Every construction project demands collaboration, but the new $178 million, 1,800-student Union City High School in Union City, N.J., offers an elaborate example. It was among many notable aspects – such as a three-acre artificial turf field atop the 360,000-sq-ft structure’s roof – earning it recognition as the region’s top K-12 Education project.

Photo Courtesy of Epic Management

The partnership paired the school district, which needed to replace two aging high schools, with a huge supporting cast: the state, which chose the effort as a high-profile but much scrutinized “demonstration project”; the city, which wanted a facility to also serve local residents; and community members eager to preserve the historic character of Roosevelt Stadium, the Works Progress Administration monument the school replaced.

“You actually had to get all of these entities working together to get it done, but what you end up with is a community facility, with a gym and auditorium and health clinic and 200-car [offsite] parking garage all used by the residents,” says Brian Stricker, project executive for Epic Management, the construction manager.

The collaboration required dogged preconstruction logistics for site safety, public access, traffic management, and materials delivery procedures in a bustling corner of the nation’s most densely populated city. And its fruits are evident in architectural detail – such as Art Deco motifs and Roosevelt Stadium’s iconic arch echoing in the new school’s fa�ade – as well as provisions helping the city recreational department run athletic and arts programs during non-school hours.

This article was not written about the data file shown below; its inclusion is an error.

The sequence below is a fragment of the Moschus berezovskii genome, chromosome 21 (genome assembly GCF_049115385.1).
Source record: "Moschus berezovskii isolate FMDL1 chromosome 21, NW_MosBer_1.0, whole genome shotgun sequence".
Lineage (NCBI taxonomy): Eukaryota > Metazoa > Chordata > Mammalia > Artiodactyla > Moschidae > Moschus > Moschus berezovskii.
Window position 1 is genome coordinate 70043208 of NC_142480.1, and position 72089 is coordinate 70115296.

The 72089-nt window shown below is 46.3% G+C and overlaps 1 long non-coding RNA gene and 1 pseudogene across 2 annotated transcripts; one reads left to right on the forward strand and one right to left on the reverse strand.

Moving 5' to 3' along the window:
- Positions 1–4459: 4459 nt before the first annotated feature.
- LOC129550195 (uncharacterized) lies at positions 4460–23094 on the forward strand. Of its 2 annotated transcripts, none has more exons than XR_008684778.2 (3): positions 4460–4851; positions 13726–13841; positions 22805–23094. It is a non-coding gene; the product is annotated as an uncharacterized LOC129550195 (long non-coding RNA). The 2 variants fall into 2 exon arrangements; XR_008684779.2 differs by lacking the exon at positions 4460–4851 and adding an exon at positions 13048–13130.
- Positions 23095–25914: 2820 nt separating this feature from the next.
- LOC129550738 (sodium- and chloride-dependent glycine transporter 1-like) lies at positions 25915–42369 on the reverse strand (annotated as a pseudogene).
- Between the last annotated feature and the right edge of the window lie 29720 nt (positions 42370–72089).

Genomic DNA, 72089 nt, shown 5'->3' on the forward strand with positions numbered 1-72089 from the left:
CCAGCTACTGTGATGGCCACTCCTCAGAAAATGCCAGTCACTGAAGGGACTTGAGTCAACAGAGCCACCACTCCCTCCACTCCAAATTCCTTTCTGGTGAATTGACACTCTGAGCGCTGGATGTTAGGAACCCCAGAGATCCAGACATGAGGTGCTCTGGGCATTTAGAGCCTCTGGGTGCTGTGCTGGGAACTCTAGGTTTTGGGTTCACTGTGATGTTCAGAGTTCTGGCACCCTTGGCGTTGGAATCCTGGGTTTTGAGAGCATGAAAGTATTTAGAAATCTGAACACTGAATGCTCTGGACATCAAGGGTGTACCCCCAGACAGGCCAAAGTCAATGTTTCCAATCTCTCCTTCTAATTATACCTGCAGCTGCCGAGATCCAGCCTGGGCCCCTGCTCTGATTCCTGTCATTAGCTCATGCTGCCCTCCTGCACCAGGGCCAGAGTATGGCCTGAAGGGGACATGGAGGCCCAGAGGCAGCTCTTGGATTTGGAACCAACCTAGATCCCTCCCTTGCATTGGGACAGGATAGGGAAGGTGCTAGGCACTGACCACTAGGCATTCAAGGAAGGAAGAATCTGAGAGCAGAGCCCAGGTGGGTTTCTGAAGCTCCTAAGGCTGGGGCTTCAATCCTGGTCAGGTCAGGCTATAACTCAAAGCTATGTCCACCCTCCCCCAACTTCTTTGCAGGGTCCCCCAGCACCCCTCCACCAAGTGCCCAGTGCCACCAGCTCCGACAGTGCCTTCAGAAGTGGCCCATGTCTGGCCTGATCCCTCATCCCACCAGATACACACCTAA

The school, which broke ground in 2005 and opened last year, covers a whole city block with a four-floor, L-shaped academic wing and two-story shared activity space. Amid wide hallways and a wireless-networked campus, the facility houses 66 classrooms; art, dance, photography, and broadcast studios; a media center; a gym with 1,800-seat bleachers; a cafeteria; and a 900-seat auditorium. The crowning feature is the fully lit field – encased by fences and netting – atop the two-story section, offering regulation-size baseball and football layouts and a 2,100-spectator grandstand.

The facility’s busy construction checklist started with demolition of the classic stadium, blasting of 50,000 cu yd of Palisades bedrock, and removing another 70,000 cu yd of material to build foundations for the steel-supported structure. The team had almost no external laydown area, taking deliveries as needed, Stricker says, while also working around an aging sewer line scheduled for replacement and clusters of nearby multifamily buildings.

The project consistently demanded a balancing act of decisions, says Pete McGlinchy, who oversees the New Jersey Schools Development Authority’s demonstration projects. “The project design constantly addressed cost-effective alternatives, such as depth of rock excavation versus offsite parking, additional land acquisition versus the rooftop athletic fields, [decisions on] building materials, and site logistics in such a tight urban environment,” he adds.

Key Players

Developer/Owner: New Jersey School Development Authority, Trenton N.J.
Construction Manager: Epic Management, Piscataway N.J.*
Architect: RSC Architects, Cliffside Park, N.J.

*Submitted Project to New York Construction